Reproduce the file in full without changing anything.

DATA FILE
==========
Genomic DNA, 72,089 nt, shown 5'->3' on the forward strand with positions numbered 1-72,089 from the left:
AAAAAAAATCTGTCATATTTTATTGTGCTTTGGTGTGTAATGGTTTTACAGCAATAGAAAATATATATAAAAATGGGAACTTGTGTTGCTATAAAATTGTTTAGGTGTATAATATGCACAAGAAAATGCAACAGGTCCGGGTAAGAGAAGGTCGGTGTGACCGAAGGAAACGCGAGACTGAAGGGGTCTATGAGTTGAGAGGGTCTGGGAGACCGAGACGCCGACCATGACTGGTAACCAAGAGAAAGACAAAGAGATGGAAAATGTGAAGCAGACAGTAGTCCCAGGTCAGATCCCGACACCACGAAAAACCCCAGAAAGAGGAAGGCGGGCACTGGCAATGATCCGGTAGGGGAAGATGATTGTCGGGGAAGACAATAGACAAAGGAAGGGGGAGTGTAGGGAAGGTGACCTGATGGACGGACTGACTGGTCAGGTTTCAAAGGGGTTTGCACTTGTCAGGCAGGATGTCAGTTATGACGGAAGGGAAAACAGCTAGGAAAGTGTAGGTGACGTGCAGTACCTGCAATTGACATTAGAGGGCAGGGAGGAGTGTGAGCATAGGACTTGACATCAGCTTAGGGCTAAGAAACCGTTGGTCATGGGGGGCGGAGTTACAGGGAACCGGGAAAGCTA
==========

Genomic DNA, 72,089 nt, shown 5'->3' on the forward strand with positions numbered 1-72,089 from the left:
AAAAAAAATCTGTCATATTTTATTGTGCTTTGGTGTGTAATGGTTTTACAGCAATAGAAAATATATATAAAAATGGGAACTTGTGTTGCTATAAAATTGTTTAGGTGTATAATATGCACAAGAAAATGCAACAGGTCCGGGTAAGAGAAGGTCGGTGTGACCGAAGGAAACGCGAGACTGAAGGGGTCTATGAGTTGAGAGGGTCTGGGAGACCGAGACGCCGACCATGACTGGTAACCAAGAGAAAGACAAAGAGATGGAAAATGTGAAGCAGACAGTAGTCCCAGGTCAGATCCCGACACCACGAAAAACCCCAGAAAGAGGAAGGCGGGCACTGGCAATGATCCGGTAGGGGAAGATGATTGTCGGGGAAGACAATAGACAAAGGAAGGGGGAGTGTAGGGAAGGTGACCTGATGGACGGACTGACTGGTCAGGTTTCAAAGGGGTTTGCACTTGTCAGGCAGGATGTCAGTTATGACGGAAGGGAAAACAGCTAGGAAAGTGTAGGTGACGTGCAGTACCTGCAATTGACATTAGAGGGCAGGGAGGAGTGTGAGCATAGGACTTGACATCAGCTTAGGGCTAAGAAACCGTTGGTCATGGGGGGCGGAGTTACAGGGAACCGGGAAAGCTA